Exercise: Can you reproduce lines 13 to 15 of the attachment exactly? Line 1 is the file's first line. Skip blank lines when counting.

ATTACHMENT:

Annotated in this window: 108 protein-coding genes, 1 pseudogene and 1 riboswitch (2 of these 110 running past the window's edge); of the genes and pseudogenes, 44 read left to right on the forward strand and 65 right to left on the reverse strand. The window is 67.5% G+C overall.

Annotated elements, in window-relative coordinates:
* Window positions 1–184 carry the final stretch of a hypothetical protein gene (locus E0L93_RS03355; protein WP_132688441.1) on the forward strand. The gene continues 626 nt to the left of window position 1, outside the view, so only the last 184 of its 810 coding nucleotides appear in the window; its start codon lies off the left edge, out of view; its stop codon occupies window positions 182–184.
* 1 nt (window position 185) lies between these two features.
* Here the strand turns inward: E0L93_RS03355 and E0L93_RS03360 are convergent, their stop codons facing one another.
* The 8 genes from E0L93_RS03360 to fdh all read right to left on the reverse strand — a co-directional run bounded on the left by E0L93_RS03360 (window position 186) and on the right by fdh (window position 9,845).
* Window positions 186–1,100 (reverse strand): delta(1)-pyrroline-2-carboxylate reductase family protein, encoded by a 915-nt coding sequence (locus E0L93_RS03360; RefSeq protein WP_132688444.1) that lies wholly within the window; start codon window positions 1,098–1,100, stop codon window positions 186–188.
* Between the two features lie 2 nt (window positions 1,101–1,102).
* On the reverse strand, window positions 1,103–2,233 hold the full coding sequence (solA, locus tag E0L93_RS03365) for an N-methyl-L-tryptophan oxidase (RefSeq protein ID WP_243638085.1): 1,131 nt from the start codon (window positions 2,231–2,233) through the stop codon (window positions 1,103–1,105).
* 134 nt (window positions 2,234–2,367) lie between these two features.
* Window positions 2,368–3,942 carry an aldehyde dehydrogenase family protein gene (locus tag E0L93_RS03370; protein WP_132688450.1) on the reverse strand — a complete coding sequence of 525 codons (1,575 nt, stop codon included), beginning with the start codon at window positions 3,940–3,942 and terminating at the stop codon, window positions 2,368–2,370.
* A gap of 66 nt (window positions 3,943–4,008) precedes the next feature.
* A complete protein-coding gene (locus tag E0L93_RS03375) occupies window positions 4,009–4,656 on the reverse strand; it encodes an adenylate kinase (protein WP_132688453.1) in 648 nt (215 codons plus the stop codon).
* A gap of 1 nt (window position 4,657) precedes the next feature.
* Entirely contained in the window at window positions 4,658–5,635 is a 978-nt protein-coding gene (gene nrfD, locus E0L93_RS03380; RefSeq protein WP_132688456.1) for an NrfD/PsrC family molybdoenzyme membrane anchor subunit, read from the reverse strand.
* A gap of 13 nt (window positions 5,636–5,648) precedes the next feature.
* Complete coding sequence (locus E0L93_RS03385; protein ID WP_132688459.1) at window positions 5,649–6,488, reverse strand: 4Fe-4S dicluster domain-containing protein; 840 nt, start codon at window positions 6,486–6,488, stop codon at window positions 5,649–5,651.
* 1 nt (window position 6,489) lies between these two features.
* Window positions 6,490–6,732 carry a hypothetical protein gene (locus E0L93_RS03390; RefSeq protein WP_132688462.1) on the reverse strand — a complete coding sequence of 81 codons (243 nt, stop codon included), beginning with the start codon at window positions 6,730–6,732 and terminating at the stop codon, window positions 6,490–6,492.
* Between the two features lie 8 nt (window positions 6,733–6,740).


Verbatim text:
* A complete protein-coding gene (locus tag E0L93_RS03375) occupies window positions 4,009–4,656 on the reverse strand; it encodes an adenylate kinase (protein WP_132688453.1) in 648 nt (215 codons plus the stop codon).
* A gap of 1 nt (window position 4,657) precedes the next feature.
* Entirely contained in the window at window positions 4,658–5,635 is a 978-nt protein-coding gene (gene nrfD, locus E0L93_RS03380; RefSeq protein WP_132688456.1) for an NrfD/PsrC family molybdoenzyme membrane anchor subunit, read from the reverse strand.